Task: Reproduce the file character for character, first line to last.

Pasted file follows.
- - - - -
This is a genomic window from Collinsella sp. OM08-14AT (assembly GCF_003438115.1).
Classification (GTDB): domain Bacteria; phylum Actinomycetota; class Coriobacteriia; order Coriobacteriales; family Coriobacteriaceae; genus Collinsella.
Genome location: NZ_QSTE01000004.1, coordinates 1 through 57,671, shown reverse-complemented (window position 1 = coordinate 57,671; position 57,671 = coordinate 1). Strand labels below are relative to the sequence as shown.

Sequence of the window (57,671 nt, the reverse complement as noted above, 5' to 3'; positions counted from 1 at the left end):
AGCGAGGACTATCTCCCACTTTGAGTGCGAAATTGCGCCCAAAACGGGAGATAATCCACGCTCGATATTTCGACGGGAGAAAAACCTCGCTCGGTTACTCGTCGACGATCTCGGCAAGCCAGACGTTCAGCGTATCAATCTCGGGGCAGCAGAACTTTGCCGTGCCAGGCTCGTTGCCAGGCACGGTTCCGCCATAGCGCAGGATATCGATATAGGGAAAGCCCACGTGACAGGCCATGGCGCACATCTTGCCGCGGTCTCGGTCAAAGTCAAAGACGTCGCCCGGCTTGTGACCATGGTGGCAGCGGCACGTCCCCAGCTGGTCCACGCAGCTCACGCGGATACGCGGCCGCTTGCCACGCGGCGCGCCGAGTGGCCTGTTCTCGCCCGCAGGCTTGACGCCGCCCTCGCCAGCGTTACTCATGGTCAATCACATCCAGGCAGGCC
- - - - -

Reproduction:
This is a genomic window from Collinsella sp. OM08-14AT (assembly GCF_003438115.1).
Classification (GTDB): domain Bacteria; phylum Actinomycetota; class Coriobacteriia; order Coriobacteriales; family Coriobacteriaceae; genus Collinsella.
Genome location: NZ_QSTE01000004.1, coordinates 1 through 57,671, shown reverse-complemented (window position 1 = coordinate 57,671; position 57,671 = coordinate 1). Strand labels below are relative to the sequence as shown.

Sequence of the window (57,671 nt, the reverse complement as noted above, 5' to 3'; positions counted from 1 at the left end):
AGCGAGGACTATCTCCCACTTTGAGTGCGAAATTGCGCCCAAAACGGGAGATAATCCACGCTCGATATTTCGACGGGAGAAAAACCTCGCTCGGTTACTCGTCGACGATCTCGGCAAGCCAGACGTTCAGCGTATCAATCTCGGGGCAGCAGAACTTTGCCGTGCCAGGCTCGTTGCCAGGCACGGTTCCGCCATAGCGCAGGATATCGATATAGGGAAAGCCCACGTGACAGGCCATGGCGCACATCTTGCCGCGGTCTCGGTCAAAGTCAAAGACGTCGCCCGGCTTGTGACCATGGTGGCAGCGGCACGTCCCCAGCTGGTCCACGCAGCTCACGCGGATACGCGGCCGCTTGCCACGCGGCGCGCCGAGTGGCCTGTTCTCGCCCGCAGGCTTGACGCCGCCCTCGCCAGCGTTACTCATGGTCAATCACATCCAGGCAGGCC